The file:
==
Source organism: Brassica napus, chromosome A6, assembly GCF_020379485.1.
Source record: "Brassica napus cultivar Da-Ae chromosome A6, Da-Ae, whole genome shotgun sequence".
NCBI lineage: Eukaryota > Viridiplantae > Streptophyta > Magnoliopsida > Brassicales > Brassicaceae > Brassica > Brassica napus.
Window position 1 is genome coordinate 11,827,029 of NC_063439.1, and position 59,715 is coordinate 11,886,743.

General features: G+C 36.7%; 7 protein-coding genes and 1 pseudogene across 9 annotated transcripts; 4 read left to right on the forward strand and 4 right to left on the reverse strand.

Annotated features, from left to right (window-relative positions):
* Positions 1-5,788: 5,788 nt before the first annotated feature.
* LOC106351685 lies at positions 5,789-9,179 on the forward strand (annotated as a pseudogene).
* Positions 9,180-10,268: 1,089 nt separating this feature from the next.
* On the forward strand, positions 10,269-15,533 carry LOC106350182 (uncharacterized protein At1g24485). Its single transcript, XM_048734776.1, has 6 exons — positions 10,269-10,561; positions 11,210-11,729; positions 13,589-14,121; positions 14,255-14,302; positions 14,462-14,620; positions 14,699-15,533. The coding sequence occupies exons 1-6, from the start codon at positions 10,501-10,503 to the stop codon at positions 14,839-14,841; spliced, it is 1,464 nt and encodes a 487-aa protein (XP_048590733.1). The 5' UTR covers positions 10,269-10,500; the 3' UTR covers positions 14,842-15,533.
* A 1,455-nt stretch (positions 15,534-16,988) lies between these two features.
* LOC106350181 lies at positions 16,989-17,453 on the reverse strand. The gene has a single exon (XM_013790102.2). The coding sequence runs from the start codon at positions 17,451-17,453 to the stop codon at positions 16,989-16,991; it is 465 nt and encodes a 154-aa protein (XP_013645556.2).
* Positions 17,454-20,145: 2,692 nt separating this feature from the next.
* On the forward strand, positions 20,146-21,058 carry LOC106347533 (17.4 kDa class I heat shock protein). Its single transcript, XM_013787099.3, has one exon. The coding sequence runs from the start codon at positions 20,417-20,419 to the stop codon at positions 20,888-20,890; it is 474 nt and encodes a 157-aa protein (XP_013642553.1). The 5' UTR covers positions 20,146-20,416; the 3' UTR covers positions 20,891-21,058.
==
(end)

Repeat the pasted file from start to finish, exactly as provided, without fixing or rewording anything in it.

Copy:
Source organism: Brassica napus, chromosome A6, assembly GCF_020379485.1.
Source record: "Brassica napus cultivar Da-Ae chromosome A6, Da-Ae, whole genome shotgun sequence".
NCBI lineage: Eukaryota > Viridiplantae > Streptophyta > Magnoliopsida > Brassicales > Brassicaceae > Brassica > Brassica napus.
Window position 1 is genome coordinate 11,827,029 of NC_063439.1, and position 59,715 is coordinate 11,886,743.

General features: G+C 36.7%; 7 protein-coding genes and 1 pseudogene across 9 annotated transcripts; 4 read left to right on the forward strand and 4 right to left on the reverse strand.

Annotated features, from left to right (window-relative positions):
* Positions 1-5,788: 5,788 nt before the first annotated feature.
* LOC106351685 lies at positions 5,789-9,179 on the forward strand (annotated as a pseudogene).
* Positions 9,180-10,268: 1,089 nt separating this feature from the next.
* On the forward strand, positions 10,269-15,533 carry LOC106350182 (uncharacterized protein At1g24485). Its single transcript, XM_048734776.1, has 6 exons — positions 10,269-10,561; positions 11,210-11,729; positions 13,589-14,121; positions 14,255-14,302; positions 14,462-14,620; positions 14,699-15,533. The coding sequence occupies exons 1-6, from the start codon at positions 10,501-10,503 to the stop codon at positions 14,839-14,841; spliced, it is 1,464 nt and encodes a 487-aa protein (XP_048590733.1). The 5' UTR covers positions 10,269-10,500; the 3' UTR covers positions 14,842-15,533.
* A 1,455-nt stretch (positions 15,534-16,988) lies between these two features.
* LOC106350181 lies at positions 16,989-17,453 on the reverse strand. The gene has a single exon (XM_013790102.2). The coding sequence runs from the start codon at positions 17,451-17,453 to the stop codon at positions 16,989-16,991; it is 465 nt and encodes a 154-aa protein (XP_013645556.2).
* Positions 17,454-20,145: 2,692 nt separating this feature from the next.
* On the forward strand, positions 20,146-21,058 carry LOC106347533 (17.4 kDa class I heat shock protein). Its single transcript, XM_013787099.3, has one exon. The coding sequence runs from the start codon at positions 20,417-20,419 to the stop codon at positions 20,888-20,890; it is 474 nt and encodes a 157-aa protein (XP_013642553.1). The 5' UTR covers positions 20,146-20,416; the 3' UTR covers positions 20,891-21,058.